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Robert G. Moser, Chair BAT 2.116, Mailcode A1800, Austin, TX 78712 • 512-471-5121

Hector Ibarra-Rueda

Ph.D., The University of Texas at Austin; M.A., Latin American Studies, The University of Texas at Austin; B.A., Business Administration, Universidad Autonoma del Estado de Morelos, Mexico

Hector Ibarra-Rueda


My fields of study are comparative politics and methodology. My dissertation demonstrates that factionalism explains the resilience of formerly nationally dominant parties at the subnational level. When intraparty factions are united, subnational dominant parties retain power even under adverse electoral conditions. By contrast, divisions and conflicts among internal groups lead these parties to lose even in favorable electoral contexts. I test these claims using a variety of quantitative and qualitative evidence from Mexico, focusing on the electoral performance of the Revolutionary Institutional Party (PRI) in contemporary gubernatorial elections. My dissertation also shows that democratization potentially undermines unity in dominant parties because it provides politicians with viable exit options (i.e., joining the opposition) and because authoritarian central party committees no longer control subnational politics. Yet, I argue that factions can cooperate under democracy when they were more autonomous from the center during the authoritarian period. The negotiation skills acquired in the past help them “get along” in the absence of an external enforcer. By contrast, previously subordinated factions never acquired such skills and quickly became antagonistic to each other under democracy. I demonstrate that collaboration had positive electoral consequences in subnational elections whereas antagonism had pernicious ones.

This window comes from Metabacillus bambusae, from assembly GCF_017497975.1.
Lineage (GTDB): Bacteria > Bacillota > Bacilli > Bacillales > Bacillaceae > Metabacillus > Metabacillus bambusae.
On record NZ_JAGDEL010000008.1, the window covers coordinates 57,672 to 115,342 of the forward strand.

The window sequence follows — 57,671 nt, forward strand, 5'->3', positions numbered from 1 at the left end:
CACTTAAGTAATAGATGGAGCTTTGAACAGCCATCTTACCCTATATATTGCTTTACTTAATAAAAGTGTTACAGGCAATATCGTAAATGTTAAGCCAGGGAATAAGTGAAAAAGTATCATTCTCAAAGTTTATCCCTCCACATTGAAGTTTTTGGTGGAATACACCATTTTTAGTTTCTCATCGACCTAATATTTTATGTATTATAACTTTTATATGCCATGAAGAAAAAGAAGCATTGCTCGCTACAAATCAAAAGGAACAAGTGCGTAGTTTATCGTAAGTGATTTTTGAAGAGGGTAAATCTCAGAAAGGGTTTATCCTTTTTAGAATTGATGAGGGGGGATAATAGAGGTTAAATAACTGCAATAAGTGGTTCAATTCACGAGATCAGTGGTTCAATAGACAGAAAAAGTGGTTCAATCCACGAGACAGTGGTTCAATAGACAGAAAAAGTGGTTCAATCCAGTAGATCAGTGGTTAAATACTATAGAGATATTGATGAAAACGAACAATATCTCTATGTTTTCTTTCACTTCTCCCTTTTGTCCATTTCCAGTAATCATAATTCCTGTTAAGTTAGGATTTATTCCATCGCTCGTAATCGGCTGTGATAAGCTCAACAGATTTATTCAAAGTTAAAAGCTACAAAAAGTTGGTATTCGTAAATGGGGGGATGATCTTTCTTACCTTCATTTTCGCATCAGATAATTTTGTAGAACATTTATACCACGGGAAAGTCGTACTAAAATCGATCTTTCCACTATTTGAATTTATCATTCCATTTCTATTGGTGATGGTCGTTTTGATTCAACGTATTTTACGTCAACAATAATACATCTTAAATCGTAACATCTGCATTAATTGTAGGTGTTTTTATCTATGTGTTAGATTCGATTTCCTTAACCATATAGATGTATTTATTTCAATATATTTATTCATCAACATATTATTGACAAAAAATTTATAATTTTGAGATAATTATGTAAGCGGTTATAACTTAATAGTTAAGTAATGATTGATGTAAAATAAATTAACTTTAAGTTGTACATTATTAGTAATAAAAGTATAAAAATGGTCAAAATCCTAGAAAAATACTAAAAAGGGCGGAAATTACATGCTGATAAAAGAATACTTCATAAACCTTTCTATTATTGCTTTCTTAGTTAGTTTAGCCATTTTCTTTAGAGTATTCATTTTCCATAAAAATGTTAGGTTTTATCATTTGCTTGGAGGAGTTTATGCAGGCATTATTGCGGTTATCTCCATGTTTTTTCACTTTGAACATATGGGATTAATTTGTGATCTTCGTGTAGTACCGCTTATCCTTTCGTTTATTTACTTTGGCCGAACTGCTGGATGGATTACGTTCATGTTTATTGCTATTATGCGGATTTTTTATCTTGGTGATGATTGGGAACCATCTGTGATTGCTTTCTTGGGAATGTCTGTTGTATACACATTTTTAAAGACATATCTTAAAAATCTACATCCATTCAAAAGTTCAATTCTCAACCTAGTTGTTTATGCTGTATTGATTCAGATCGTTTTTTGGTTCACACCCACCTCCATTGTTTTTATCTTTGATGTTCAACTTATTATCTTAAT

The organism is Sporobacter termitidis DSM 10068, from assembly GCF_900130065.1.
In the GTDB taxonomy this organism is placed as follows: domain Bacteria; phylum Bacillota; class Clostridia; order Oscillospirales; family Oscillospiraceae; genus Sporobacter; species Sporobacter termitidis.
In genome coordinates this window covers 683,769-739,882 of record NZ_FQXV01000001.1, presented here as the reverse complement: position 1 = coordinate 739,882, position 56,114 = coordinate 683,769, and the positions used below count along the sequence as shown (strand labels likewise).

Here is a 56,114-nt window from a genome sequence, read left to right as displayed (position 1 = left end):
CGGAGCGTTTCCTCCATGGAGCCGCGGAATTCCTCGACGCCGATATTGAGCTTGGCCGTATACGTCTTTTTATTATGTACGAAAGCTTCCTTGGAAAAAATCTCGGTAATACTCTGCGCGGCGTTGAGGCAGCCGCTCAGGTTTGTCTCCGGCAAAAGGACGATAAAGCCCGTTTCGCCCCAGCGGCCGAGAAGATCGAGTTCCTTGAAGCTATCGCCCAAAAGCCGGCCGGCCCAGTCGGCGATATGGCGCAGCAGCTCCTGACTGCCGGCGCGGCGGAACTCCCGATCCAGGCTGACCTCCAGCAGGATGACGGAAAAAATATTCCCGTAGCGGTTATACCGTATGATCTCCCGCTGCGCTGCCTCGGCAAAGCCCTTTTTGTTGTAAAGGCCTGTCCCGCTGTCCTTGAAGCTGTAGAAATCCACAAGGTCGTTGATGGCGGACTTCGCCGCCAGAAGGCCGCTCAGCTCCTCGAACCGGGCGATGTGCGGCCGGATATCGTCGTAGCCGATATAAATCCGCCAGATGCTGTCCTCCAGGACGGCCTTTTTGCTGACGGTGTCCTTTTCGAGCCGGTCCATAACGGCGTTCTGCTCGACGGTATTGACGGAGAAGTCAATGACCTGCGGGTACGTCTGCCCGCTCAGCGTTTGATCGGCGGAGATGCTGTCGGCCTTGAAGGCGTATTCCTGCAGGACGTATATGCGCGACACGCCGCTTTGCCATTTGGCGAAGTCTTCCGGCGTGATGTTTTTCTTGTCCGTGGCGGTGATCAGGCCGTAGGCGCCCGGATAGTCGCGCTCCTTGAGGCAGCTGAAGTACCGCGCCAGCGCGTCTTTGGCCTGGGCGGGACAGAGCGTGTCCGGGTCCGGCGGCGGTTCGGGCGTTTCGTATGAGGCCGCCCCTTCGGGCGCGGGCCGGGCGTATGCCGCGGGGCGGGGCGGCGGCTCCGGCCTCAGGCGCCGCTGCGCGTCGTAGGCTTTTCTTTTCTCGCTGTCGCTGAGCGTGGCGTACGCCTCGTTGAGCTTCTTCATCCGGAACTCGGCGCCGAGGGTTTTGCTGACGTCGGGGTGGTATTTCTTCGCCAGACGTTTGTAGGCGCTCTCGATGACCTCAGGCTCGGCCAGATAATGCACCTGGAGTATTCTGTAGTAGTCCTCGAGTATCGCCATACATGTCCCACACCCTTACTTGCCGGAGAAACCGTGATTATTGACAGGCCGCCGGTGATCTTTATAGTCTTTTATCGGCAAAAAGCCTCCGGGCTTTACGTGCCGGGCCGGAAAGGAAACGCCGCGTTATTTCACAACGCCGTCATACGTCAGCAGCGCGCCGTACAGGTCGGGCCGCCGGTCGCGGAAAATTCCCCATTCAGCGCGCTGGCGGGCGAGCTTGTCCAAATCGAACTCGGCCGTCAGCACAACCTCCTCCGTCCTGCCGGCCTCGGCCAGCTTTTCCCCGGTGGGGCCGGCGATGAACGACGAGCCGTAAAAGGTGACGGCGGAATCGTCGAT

I have received generous research support from the University of Texas at Austin (UT-Austin) E.D. Farmer International Fellowship (academic years 2008-2009, 2009-2010, and 2012-2013), the UT-Austin Republic of Mexico Solidaridad Endowed Presidential Fellowship (academic year 2009-2010), the UT-Austin Department of Government MacDonald-Long Dissertation Fellowship (academic year 2010-2011), and the National Council on Science and Technology (CONACYT) of Mexico Scholarship (from 2006 to 2011).


Comparative Politics, Political Communication, Public Policy, Political Parties, Latin America, Mexico
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